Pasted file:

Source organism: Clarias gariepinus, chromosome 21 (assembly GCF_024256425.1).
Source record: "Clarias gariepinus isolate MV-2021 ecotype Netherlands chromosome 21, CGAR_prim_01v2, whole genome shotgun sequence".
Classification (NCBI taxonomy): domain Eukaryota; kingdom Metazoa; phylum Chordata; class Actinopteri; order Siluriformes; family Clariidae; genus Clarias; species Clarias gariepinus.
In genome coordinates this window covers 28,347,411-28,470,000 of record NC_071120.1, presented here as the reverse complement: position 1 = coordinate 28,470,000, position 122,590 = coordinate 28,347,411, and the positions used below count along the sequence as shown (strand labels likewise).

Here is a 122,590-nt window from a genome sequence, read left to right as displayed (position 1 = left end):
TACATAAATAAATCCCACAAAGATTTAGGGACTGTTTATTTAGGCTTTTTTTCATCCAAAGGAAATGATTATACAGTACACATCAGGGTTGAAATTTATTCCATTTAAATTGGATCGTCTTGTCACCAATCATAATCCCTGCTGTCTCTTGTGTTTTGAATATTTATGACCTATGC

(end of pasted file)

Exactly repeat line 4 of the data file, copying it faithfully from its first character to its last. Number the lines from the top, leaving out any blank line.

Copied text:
In genome coordinates this window covers 28,347,411-28,470,000 of record NC_071120.1, presented here as the reverse complement: position 1 = coordinate 28,470,000, position 122,590 = coordinate 28,347,411, and the positions used below count along the sequence as shown (strand labels likewise).